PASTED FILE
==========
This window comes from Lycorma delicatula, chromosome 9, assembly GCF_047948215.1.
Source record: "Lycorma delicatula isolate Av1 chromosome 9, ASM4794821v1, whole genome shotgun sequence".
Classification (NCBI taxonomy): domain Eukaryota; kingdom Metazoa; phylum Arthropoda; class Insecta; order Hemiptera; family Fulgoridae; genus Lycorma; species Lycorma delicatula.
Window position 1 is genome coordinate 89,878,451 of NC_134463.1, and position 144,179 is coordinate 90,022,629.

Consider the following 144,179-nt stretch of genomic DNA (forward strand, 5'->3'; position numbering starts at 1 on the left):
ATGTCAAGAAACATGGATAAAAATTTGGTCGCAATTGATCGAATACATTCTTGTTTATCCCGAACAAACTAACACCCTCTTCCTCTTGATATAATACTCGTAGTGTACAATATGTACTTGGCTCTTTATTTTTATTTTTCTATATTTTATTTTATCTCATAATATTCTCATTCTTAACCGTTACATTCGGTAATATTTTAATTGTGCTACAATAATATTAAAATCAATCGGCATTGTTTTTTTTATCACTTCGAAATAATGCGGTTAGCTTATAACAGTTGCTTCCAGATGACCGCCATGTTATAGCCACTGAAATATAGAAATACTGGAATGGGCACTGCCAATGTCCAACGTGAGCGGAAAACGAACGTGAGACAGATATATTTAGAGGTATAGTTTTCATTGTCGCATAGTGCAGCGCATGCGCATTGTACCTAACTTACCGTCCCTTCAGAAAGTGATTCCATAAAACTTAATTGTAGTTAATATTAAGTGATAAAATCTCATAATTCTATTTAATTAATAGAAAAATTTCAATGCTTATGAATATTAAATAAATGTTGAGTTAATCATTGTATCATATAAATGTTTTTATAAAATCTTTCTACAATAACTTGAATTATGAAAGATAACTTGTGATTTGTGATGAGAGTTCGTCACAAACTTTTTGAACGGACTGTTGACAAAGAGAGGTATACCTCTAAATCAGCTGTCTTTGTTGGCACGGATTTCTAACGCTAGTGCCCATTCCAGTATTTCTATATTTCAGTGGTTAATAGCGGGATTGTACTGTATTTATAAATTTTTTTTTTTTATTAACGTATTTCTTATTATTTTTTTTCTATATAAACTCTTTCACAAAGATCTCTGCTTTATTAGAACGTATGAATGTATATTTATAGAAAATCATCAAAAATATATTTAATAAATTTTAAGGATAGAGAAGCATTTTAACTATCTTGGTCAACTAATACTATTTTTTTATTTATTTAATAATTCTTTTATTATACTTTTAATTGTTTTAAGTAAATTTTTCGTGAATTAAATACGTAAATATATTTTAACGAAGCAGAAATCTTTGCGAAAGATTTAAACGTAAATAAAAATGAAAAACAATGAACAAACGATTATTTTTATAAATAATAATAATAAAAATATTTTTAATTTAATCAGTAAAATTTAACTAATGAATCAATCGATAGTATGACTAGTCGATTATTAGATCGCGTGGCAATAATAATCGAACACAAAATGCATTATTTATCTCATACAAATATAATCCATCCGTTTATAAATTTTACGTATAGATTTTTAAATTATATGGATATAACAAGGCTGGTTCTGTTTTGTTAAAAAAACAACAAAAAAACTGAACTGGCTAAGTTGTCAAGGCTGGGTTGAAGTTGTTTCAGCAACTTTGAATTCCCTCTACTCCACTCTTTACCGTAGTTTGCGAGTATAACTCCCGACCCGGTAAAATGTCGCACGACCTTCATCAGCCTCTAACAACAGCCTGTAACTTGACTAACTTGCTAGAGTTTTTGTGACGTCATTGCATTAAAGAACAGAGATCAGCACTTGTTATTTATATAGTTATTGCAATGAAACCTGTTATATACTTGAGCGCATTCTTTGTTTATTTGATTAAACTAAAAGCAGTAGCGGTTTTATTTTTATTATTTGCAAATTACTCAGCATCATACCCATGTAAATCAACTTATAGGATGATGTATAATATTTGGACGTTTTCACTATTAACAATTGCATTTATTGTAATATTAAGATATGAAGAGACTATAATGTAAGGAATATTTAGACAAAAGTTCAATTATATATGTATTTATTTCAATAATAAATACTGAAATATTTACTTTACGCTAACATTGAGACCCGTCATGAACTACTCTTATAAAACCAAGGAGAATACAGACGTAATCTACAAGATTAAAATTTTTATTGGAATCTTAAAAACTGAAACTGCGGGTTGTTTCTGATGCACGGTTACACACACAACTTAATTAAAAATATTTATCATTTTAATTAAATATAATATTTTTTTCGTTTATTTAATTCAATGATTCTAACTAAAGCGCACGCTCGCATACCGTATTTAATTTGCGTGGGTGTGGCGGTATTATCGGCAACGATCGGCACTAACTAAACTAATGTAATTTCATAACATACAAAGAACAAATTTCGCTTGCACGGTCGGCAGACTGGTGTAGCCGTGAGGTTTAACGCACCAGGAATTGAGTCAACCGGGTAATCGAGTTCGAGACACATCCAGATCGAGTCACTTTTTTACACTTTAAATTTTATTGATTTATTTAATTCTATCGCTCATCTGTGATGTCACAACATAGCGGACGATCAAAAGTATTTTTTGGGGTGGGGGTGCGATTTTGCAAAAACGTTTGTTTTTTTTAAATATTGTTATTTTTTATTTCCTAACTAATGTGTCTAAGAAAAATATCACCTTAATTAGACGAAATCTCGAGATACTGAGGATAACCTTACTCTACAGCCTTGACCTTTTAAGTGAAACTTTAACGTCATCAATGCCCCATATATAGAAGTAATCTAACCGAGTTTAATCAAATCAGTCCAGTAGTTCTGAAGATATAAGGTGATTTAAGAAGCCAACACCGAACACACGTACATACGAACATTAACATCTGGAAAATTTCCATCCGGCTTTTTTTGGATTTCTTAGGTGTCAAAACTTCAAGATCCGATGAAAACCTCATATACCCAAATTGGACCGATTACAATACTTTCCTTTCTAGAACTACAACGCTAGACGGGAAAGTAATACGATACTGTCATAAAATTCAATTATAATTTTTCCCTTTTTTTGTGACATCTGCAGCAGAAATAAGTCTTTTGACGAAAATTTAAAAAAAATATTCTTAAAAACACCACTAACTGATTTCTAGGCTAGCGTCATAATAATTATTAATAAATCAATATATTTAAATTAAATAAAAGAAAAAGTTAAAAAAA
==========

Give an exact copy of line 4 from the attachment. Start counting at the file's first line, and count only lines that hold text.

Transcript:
Window position 1 is genome coordinate 89,878,451 of NC_134463.1, and position 144,179 is coordinate 90,022,629.